The retail ringfencing programme for banks is to be less rigorous than feared following changes to the rules.
The Bank of England laid out the policy shift yesterday, which will allow ringfenced institutions to pay dividends back to their parent group.
The programme, which was originally devised as a way to safeguard retail deposits in the aftermath of the financial crisis, has long been a bone of contention for the UK’s banks, which have argued it puts them at a competitive disadvantage to their overseas peers.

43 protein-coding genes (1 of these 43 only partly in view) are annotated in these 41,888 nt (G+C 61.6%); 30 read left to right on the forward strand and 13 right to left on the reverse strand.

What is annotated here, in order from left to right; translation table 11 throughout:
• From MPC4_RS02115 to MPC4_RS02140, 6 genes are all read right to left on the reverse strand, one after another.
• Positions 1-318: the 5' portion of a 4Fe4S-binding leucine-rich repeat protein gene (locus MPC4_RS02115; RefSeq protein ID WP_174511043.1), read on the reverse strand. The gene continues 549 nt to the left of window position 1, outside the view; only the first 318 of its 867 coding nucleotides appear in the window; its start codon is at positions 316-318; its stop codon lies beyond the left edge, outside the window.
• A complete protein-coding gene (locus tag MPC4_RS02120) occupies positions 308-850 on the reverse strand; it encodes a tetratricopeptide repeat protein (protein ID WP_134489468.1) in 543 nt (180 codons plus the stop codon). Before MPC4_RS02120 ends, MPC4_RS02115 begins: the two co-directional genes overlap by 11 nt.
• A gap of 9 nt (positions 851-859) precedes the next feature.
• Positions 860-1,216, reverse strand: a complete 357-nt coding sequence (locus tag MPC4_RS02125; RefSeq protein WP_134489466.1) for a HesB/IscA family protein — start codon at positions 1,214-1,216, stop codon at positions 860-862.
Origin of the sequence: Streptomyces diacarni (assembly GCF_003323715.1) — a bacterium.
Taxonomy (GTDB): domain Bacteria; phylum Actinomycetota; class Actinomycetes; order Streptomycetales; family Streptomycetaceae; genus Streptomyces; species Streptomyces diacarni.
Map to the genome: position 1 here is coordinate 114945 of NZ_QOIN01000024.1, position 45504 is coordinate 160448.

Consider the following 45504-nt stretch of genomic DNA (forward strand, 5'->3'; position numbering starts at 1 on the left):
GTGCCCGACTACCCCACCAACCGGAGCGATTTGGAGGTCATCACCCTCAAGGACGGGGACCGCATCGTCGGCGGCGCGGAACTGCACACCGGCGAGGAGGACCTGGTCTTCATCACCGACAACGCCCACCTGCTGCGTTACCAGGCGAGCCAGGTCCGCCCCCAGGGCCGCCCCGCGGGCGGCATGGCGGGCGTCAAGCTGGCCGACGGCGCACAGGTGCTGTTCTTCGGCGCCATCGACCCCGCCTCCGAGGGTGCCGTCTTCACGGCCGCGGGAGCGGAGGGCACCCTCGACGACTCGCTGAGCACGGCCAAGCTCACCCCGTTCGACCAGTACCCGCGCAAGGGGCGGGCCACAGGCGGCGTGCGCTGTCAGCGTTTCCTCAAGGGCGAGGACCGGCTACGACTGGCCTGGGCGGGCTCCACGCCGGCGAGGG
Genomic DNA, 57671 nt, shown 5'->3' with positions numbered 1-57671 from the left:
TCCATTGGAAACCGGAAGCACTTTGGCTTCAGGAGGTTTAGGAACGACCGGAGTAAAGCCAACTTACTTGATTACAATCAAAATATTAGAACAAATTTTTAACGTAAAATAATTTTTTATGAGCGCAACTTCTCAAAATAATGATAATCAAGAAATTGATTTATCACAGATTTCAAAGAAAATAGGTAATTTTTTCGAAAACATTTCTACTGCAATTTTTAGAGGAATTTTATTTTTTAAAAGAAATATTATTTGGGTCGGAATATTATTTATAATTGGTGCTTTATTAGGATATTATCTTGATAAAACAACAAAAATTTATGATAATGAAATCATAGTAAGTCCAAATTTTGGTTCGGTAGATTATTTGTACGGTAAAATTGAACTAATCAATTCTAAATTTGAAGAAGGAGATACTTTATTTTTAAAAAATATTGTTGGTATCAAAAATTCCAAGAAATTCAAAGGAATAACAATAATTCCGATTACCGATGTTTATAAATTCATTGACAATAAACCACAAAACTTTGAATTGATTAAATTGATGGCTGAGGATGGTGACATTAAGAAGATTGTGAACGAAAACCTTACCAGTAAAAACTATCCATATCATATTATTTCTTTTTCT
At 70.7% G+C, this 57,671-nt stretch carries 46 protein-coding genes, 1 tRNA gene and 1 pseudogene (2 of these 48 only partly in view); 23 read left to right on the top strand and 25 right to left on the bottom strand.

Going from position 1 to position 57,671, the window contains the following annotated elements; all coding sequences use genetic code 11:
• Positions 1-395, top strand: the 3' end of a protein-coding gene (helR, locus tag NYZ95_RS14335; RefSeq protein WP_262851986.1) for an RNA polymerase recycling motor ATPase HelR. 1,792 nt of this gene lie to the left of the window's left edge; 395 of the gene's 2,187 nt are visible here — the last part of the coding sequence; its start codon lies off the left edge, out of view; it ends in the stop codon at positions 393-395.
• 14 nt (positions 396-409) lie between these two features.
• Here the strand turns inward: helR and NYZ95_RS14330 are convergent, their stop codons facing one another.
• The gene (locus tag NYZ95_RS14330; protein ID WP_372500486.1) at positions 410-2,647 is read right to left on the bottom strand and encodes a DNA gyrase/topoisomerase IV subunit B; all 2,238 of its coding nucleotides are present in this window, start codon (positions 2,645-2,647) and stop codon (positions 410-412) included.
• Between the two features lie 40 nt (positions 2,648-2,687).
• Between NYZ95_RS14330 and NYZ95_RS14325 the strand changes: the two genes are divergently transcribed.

The rules on ringfencing are due to come into force from 2019.
Treasury select committee chairman Andrew Tyrie reacted to the decision by questioning whether it has been made after “special pleading” by the banks.
The TSC will next week take evidence from Chancellor George Osborne, Prudential Regulation Authority chief executive Andrew Bailey and Bank of England governor Mark Carney on the Bank of England bill, which will include the reforms.
Tyrie says: “Were it to turn out, in a year or two, that the regulators still do not have the tools they need to do the job, they need to tell us so, and for Parliament to respond.”